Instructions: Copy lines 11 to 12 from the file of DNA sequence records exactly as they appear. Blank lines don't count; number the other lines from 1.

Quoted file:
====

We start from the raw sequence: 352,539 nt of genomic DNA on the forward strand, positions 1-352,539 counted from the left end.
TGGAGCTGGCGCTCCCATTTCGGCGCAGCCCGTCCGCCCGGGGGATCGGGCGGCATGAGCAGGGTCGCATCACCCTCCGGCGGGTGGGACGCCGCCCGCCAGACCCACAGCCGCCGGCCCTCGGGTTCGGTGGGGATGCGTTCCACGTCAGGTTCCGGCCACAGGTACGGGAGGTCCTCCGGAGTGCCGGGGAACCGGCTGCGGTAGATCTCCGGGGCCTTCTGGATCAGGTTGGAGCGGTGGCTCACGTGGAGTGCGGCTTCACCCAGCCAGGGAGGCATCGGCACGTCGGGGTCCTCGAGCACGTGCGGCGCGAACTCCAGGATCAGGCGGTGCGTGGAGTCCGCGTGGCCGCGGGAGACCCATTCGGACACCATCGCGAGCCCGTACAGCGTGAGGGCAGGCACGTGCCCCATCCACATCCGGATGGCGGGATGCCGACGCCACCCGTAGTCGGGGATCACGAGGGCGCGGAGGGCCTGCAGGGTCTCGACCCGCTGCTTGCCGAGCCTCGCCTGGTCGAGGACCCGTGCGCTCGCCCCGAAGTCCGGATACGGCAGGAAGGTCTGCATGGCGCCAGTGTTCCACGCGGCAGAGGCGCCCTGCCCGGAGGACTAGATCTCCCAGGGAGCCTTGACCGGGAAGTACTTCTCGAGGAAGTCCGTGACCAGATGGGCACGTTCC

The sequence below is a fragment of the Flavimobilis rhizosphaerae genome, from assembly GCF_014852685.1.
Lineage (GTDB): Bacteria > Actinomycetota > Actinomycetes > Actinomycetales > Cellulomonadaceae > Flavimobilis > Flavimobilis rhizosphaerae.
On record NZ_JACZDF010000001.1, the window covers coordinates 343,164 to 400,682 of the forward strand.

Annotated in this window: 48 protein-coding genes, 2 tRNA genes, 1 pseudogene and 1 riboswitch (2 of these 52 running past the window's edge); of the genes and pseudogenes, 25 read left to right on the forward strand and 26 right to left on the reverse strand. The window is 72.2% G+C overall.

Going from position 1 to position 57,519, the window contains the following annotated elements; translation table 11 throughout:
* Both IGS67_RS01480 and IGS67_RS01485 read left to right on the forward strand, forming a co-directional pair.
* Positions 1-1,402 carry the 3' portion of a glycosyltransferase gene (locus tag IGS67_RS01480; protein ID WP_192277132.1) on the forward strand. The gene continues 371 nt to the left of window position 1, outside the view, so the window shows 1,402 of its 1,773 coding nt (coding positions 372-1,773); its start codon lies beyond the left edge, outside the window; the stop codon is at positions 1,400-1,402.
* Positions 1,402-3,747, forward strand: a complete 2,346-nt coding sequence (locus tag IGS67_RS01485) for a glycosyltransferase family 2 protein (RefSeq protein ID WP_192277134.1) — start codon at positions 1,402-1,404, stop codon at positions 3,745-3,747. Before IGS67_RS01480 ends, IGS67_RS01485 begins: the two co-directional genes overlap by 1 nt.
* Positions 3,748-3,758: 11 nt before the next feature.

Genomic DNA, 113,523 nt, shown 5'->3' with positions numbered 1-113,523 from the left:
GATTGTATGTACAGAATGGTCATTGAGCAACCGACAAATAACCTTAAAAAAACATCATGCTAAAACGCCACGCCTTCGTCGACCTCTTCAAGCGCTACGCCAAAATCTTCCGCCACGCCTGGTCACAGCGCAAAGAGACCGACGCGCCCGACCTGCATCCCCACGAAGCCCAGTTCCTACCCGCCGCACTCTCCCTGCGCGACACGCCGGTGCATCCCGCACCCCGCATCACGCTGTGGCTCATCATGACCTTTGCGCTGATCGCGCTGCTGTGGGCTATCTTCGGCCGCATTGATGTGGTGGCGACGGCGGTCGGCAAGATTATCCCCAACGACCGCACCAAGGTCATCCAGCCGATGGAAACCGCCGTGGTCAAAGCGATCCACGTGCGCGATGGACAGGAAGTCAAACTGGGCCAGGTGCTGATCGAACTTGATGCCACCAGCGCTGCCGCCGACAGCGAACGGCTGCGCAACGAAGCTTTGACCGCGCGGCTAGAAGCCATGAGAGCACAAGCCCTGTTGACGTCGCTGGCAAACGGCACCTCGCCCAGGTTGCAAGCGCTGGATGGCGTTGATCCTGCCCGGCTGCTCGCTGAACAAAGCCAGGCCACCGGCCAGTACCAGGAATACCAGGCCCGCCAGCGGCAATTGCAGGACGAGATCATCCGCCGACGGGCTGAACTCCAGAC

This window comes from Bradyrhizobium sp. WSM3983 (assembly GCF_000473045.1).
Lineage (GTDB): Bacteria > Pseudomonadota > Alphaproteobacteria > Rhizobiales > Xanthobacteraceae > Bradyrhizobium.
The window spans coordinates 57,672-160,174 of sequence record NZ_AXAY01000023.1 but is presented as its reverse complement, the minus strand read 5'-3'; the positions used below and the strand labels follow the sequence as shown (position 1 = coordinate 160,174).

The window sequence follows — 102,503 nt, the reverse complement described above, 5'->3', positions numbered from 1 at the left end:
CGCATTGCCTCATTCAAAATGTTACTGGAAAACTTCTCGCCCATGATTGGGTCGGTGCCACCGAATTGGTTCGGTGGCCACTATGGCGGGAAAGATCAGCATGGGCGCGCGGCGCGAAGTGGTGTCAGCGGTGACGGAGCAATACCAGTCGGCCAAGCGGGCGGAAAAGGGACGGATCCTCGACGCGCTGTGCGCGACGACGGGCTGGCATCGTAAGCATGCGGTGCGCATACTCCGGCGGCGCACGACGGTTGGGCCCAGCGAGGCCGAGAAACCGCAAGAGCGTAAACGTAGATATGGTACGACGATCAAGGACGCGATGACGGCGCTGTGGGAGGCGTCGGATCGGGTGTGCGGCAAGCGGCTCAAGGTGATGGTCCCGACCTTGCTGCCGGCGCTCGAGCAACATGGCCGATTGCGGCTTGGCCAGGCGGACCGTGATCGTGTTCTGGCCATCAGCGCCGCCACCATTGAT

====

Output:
* Positions 3,748-3,758: 11 nt before the next feature.

Genomic DNA, 113,523 nt, shown 5'->3' with positions numbered 1-113,523 from the left: